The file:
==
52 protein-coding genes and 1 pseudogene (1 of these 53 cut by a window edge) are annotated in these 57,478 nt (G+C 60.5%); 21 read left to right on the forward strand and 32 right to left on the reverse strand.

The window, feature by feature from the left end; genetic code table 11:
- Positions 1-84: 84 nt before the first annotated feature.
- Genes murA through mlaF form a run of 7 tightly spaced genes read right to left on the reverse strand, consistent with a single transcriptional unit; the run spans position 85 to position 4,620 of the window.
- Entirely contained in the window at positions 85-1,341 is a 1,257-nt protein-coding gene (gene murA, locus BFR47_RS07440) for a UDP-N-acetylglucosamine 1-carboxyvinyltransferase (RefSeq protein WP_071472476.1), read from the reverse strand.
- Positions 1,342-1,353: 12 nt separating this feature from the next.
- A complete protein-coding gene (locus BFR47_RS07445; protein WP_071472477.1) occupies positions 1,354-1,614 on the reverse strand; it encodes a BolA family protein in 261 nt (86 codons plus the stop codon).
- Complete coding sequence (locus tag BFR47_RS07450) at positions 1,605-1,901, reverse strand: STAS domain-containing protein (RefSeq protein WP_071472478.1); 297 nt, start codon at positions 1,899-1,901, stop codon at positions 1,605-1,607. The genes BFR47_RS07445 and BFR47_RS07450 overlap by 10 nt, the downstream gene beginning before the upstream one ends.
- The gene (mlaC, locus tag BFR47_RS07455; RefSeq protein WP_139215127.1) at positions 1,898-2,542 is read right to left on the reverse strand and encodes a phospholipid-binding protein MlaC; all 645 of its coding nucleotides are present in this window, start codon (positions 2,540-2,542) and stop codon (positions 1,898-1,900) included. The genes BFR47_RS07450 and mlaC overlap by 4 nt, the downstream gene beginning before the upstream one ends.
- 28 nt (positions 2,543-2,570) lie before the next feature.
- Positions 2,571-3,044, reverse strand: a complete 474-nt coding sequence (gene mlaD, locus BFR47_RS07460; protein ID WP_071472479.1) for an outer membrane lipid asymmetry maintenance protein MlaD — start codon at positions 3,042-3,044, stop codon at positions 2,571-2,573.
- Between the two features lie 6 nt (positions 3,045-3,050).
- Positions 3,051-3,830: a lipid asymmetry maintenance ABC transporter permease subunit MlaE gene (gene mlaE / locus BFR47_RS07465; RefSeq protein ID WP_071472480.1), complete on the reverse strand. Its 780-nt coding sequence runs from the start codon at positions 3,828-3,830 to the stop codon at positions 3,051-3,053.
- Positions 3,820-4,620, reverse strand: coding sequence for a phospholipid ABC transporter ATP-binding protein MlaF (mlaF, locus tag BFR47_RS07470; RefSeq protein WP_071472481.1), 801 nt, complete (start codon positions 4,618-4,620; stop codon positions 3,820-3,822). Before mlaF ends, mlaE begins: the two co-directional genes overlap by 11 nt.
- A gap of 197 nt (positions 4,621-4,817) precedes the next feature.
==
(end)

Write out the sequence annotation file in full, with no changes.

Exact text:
52 protein-coding genes and 1 pseudogene (1 of these 53 cut by a window edge) are annotated in these 57,478 nt (G+C 60.5%); 21 read left to right on the forward strand and 32 right to left on the reverse strand.

The window, feature by feature from the left end; genetic code table 11:
- Positions 1-84: 84 nt before the first annotated feature.
- Genes murA through mlaF form a run of 7 tightly spaced genes read right to left on the reverse strand, consistent with a single transcriptional unit; the run spans position 85 to position 4,620 of the window.
- Entirely contained in the window at positions 85-1,341 is a 1,257-nt protein-coding gene (gene murA, locus BFR47_RS07440) for a UDP-N-acetylglucosamine 1-carboxyvinyltransferase (RefSeq protein WP_071472476.1), read from the reverse strand.
- Positions 1,342-1,353: 12 nt separating this feature from the next.
- A complete protein-coding gene (locus BFR47_RS07445; protein WP_071472477.1) occupies positions 1,354-1,614 on the reverse strand; it encodes a BolA family protein in 261 nt (86 codons plus the stop codon).
- Complete coding sequence (locus tag BFR47_RS07450) at positions 1,605-1,901, reverse strand: STAS domain-containing protein (RefSeq protein WP_071472478.1); 297 nt, start codon at positions 1,899-1,901, stop codon at positions 1,605-1,607. The genes BFR47_RS07445 and BFR47_RS07450 overlap by 10 nt, the downstream gene beginning before the upstream one ends.
- The gene (mlaC, locus tag BFR47_RS07455; RefSeq protein WP_139215127.1) at positions 1,898-2,542 is read right to left on the reverse strand and encodes a phospholipid-binding protein MlaC; all 645 of its coding nucleotides are present in this window, start codon (positions 2,540-2,542) and stop codon (positions 1,898-1,900) included. The genes BFR47_RS07450 and mlaC overlap by 4 nt, the downstream gene beginning before the upstream one ends.
- 28 nt (positions 2,543-2,570) lie before the next feature.
- Positions 2,571-3,044, reverse strand: a complete 474-nt coding sequence (gene mlaD, locus BFR47_RS07460; protein ID WP_071472479.1) for an outer membrane lipid asymmetry maintenance protein MlaD — start codon at positions 3,042-3,044, stop codon at positions 2,571-2,573.
- Between the two features lie 6 nt (positions 3,045-3,050).
- Positions 3,051-3,830: a lipid asymmetry maintenance ABC transporter permease subunit MlaE gene (gene mlaE / locus BFR47_RS07465; RefSeq protein ID WP_071472480.1), complete on the reverse strand. Its 780-nt coding sequence runs from the start codon at positions 3,828-3,830 to the stop codon at positions 3,051-3,053.
- Positions 3,820-4,620, reverse strand: coding sequence for a phospholipid ABC transporter ATP-binding protein MlaF (mlaF, locus tag BFR47_RS07470; RefSeq protein WP_071472481.1), 801 nt, complete (start codon positions 4,618-4,620; stop codon positions 3,820-3,822). Before mlaF ends, mlaE begins: the two co-directional genes overlap by 11 nt.
- A gap of 197 nt (positions 4,621-4,817) precedes the next feature.